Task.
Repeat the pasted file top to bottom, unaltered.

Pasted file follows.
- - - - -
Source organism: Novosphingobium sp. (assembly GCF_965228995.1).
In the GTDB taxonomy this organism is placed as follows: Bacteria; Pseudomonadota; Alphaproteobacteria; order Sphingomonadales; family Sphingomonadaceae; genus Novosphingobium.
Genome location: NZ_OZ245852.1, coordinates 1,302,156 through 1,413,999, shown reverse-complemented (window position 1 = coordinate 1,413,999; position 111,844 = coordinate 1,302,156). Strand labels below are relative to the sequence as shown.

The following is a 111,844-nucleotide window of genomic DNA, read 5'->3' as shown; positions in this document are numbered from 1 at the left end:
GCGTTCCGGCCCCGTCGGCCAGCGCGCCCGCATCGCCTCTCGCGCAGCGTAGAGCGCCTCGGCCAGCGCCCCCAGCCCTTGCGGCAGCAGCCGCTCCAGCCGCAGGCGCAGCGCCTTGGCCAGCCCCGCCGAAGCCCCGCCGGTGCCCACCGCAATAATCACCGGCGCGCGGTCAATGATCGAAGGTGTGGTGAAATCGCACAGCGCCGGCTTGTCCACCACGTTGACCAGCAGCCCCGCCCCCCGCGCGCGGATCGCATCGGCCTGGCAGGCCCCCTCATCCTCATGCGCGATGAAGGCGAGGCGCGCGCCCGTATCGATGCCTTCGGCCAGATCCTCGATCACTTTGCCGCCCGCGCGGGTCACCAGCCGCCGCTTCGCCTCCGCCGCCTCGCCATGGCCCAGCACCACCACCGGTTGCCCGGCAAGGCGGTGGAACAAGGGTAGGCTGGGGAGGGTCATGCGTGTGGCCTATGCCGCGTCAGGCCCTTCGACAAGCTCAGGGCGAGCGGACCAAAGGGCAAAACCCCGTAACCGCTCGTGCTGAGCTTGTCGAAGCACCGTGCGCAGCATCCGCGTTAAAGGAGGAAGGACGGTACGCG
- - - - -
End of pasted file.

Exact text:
Source organism: Novosphingobium sp. (assembly GCF_965228995.1).
In the GTDB taxonomy this organism is placed as follows: Bacteria; Pseudomonadota; Alphaproteobacteria; order Sphingomonadales; family Sphingomonadaceae; genus Novosphingobium.
Genome location: NZ_OZ245852.1, coordinates 1,302,156 through 1,413,999, shown reverse-complemented (window position 1 = coordinate 1,413,999; position 111,844 = coordinate 1,302,156). Strand labels below are relative to the sequence as shown.

The following is a 111,844-nucleotide window of genomic DNA, read 5'->3' as shown; positions in this document are numbered from 1 at the left end:
GCGTTCCGGCCCCGTCGGCCAGCGCGCCCGCATCGCCTCTCGCGCAGCGTAGAGCGCCTCGGCCAGCGCCCCCAGCCCTTGCGGCAGCAGCCGCTCCAGCCGCAGGCGCAGCGCCTTGGCCAGCCCCGCCGAAGCCCCGCCGGTGCCCACCGCAATAATCACCGGCGCGCGGTCAATGATCGAAGGTGTGGTGAAATCGCACAGCGCCGGCTTGTCCACCACGTTGACCAGCAGCCCCGCCCCCCGCGCGCGGATCGCATCGGCCTGGCAGGCCCCCTCATCCTCATGCGCGATGAAGGCGAGGCGCGCGCCCGTATCGATGCCTTCGGCCAGATCCTCGATCACTTTGCCGCCCGCGCGGGTCACCAGCCGCCGCTTCGCCTCCGCCGCCTCGCCATGGCCCAGCACCACCACCGGTTGCCCGGCAAGGCGGTGGAACAAGGGTAGGCTGGGGAGGGTCATGCGTGTGGCCTATGCCGCGTCAGGCCCTTCGACAAGCTCAGGGCGAGCGGACCAAAGGGCAAAACCCCGTAACCGCTCGTGCTGAGCTTGTCGAAGCACCGTGCGCAGCATCCGCGTTAAAGGAGGAAGGACGGTACGCG